Supplemental Nutrition Assistance Program (SNAP)
Temporary Assistance for Needy Families Cash Assistance (TANF)
Food Distribution Program on Indian Reservations (FDPIR), or
Medicaid (in districts participating in USDA’s demonstration project)
Includes children who are certified for free meals without application because they are
in foster care
in Head Start
are homeless or
are migrant
Reimbursements Under Community Eligibility
o % Identified Students x 1.6 = % meals reimbursed at “free” rate; the
rest are reimbursed at “paid” rate
o Example: a school with 50 percent Identified Students would be
reimbursed at the free rate for 80 percent of the breakfasts and
lunches it served (50% x 1.6 = 80%) and the remaining 20 percent
would be reimbursed at the paid rate
o Participating schools are guaranteed to receive the same
reimbursement rate (or a higher one if the Identified Student
Percentage increases) for 4 years
Meal Reimbursements
with Community Eligibility
The reimbursement rate for both lunch and breakfast is determined by
multiplying the percent of Identified Students by a 1.6 multiplier. The resulting
number is the percent of meals reimbursed at the “free” reimbursement rate,
with the rest reimbursed at the “paid” rate.
Percentage Identified
Percentage Free
How School Districts Can Participate
o By individual school
 Individual schools with 40% or more Identified Students participate in
community eligibility
o By group
 Districts may choose to group schools any way they wish and calculate the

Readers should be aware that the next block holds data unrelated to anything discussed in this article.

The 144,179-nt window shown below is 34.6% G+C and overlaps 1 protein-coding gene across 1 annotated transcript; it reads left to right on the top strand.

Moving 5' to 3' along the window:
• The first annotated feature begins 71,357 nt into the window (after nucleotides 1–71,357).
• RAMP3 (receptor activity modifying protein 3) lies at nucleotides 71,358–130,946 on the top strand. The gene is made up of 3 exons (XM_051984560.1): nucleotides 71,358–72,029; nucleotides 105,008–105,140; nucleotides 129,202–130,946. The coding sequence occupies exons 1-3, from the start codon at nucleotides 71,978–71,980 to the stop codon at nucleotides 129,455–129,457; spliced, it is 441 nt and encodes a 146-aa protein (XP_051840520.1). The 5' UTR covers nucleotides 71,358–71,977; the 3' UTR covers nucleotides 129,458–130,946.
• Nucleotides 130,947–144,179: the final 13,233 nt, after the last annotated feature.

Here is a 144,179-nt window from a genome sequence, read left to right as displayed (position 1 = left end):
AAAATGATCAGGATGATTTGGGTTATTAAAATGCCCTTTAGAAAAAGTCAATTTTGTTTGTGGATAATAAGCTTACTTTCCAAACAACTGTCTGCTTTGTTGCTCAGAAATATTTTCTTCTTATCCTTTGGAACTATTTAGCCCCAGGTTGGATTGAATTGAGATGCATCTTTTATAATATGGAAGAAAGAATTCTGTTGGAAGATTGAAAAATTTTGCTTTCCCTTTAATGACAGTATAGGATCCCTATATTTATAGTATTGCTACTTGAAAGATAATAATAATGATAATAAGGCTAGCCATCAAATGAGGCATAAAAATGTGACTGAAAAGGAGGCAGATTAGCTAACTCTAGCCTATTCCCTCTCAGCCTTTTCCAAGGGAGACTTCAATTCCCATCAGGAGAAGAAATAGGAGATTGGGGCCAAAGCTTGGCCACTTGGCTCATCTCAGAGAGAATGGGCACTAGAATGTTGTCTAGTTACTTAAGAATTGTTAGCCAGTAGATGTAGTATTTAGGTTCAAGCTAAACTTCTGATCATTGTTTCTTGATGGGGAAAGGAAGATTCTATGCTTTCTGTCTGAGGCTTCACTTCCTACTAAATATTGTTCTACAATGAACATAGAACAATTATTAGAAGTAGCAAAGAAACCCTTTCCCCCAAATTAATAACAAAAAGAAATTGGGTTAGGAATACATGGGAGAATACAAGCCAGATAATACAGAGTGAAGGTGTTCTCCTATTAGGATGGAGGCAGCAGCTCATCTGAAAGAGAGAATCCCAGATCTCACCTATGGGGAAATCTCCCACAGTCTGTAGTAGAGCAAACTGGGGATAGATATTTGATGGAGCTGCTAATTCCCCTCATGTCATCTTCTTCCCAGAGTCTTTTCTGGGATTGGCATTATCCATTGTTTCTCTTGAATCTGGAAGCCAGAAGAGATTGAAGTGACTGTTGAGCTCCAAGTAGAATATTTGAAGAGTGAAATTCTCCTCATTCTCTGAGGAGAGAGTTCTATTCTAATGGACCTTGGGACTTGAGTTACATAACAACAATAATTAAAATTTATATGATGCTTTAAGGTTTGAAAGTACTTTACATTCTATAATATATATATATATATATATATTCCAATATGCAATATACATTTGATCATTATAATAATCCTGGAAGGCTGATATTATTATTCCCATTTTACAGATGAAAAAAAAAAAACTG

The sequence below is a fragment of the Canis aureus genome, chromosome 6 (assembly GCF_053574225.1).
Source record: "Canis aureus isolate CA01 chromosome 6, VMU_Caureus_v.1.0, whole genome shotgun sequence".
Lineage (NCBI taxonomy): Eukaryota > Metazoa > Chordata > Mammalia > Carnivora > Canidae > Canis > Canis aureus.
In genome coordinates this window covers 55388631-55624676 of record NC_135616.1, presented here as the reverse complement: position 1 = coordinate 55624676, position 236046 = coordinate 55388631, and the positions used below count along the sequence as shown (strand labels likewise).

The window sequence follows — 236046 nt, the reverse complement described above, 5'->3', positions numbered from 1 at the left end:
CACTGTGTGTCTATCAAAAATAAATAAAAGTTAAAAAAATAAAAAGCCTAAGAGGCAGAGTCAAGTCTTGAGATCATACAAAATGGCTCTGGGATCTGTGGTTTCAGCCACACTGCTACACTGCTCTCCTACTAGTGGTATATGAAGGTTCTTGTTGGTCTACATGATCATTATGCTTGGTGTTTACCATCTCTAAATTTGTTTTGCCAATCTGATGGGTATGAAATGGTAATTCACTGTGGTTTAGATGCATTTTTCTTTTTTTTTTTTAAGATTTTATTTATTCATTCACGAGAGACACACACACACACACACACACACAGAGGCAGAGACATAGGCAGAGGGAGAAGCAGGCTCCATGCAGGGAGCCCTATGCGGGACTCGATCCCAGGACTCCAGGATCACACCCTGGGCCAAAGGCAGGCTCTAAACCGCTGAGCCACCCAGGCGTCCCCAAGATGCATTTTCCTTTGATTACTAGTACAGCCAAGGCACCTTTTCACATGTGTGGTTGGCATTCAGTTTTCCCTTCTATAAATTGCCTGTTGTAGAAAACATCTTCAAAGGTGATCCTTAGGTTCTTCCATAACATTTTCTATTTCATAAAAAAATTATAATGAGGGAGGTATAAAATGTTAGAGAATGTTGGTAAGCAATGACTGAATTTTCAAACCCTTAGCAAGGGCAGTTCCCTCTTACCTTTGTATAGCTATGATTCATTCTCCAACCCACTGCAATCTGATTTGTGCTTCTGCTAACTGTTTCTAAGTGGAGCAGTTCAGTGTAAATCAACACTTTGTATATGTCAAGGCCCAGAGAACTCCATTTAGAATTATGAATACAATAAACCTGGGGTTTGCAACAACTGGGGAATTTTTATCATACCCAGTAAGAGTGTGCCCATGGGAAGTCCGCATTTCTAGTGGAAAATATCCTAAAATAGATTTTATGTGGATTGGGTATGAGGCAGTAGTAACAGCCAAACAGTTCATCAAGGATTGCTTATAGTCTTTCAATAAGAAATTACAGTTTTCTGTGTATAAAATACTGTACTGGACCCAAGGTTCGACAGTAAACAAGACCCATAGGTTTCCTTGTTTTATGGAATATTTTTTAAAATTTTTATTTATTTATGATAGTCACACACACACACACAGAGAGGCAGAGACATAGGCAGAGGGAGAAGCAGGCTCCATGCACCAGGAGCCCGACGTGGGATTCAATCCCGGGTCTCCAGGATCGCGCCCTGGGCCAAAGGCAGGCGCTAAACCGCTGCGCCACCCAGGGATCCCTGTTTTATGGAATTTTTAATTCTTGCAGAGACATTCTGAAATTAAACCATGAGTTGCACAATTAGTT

free claiming percentage for the group of schools as a whole, using their
combined enrollment and total number of Identified Students, as long as the
percentage is 40% or higher
 There is no limit to the number of groups
 Within the same school district, some schools can participate individually and
some can participate as a group
o By school district
All schools in the district participate as a single group with the same free
claiming percentage as long as it is 40% or higher
Our District
• Enrollment : [insert total for school, group of schools, or
• Identified Students: [insert % of identified students]
• Meals reimbursed at free rate: [insert percentage of meals
that would be reimbursed at free rate under CEO]
• Meals reimbursed at paid rate: [insert percentage of meals
that would be reimbursed at paid rate under CEO]
• Anticipated increase in participation: [insert any anticipated